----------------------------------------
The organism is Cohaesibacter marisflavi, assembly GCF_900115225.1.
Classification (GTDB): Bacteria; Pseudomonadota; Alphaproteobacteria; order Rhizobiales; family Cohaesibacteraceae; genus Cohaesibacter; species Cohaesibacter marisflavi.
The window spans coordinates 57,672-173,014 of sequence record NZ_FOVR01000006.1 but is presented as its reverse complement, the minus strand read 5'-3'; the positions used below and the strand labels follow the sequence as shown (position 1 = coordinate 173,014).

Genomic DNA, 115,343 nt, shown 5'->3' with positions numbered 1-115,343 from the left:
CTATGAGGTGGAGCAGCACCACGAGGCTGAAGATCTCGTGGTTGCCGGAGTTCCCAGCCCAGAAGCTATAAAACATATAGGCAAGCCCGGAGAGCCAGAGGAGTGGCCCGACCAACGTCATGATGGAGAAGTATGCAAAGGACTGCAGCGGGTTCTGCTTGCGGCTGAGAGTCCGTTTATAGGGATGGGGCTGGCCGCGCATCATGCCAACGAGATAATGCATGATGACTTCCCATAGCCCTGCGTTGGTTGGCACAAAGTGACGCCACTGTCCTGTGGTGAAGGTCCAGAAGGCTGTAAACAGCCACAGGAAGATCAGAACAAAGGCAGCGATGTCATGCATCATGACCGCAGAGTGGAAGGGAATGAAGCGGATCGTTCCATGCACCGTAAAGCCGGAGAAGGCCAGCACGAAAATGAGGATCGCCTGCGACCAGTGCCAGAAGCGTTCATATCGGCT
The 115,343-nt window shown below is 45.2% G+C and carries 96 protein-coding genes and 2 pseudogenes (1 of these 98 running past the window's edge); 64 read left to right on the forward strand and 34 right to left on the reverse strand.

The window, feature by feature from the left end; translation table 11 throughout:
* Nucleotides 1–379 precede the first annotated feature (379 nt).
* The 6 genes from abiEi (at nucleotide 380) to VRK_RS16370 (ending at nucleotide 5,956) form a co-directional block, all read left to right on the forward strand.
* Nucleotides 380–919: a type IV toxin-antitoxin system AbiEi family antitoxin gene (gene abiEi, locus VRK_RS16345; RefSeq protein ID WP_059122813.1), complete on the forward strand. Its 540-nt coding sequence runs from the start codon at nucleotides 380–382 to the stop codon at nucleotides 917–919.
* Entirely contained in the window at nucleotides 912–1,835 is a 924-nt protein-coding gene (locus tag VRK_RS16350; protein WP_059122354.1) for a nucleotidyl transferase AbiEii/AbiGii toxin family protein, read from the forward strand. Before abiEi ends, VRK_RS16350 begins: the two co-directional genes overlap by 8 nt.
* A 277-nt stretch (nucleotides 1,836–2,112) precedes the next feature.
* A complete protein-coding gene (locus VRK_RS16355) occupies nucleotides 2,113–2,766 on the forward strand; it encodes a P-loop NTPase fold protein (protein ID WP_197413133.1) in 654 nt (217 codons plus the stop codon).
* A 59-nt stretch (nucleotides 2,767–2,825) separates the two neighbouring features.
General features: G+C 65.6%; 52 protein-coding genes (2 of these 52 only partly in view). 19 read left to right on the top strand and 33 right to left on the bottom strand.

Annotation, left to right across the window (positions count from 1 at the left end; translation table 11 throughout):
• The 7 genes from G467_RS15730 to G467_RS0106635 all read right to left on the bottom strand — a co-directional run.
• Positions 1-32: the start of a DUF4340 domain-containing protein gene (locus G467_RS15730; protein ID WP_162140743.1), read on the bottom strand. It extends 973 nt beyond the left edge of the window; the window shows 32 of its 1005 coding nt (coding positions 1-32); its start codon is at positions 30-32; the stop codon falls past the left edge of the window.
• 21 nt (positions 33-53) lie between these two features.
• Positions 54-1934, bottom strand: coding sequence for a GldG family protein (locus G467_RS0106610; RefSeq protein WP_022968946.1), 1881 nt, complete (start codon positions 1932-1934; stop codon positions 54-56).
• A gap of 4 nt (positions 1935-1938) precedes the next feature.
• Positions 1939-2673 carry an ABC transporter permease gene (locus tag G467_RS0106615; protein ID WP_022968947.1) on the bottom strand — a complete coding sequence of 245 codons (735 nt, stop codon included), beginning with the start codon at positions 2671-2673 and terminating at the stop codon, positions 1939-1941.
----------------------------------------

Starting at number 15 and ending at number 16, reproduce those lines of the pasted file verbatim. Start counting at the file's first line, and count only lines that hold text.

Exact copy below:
General features: G+C 65.6%; 52 protein-coding genes (2 of these 52 only partly in view). 19 read left to right on the top strand and 33 right to left on the bottom strand.

Annotation, left to right across the window (positions count from 1 at the left end; translation table 11 throughout):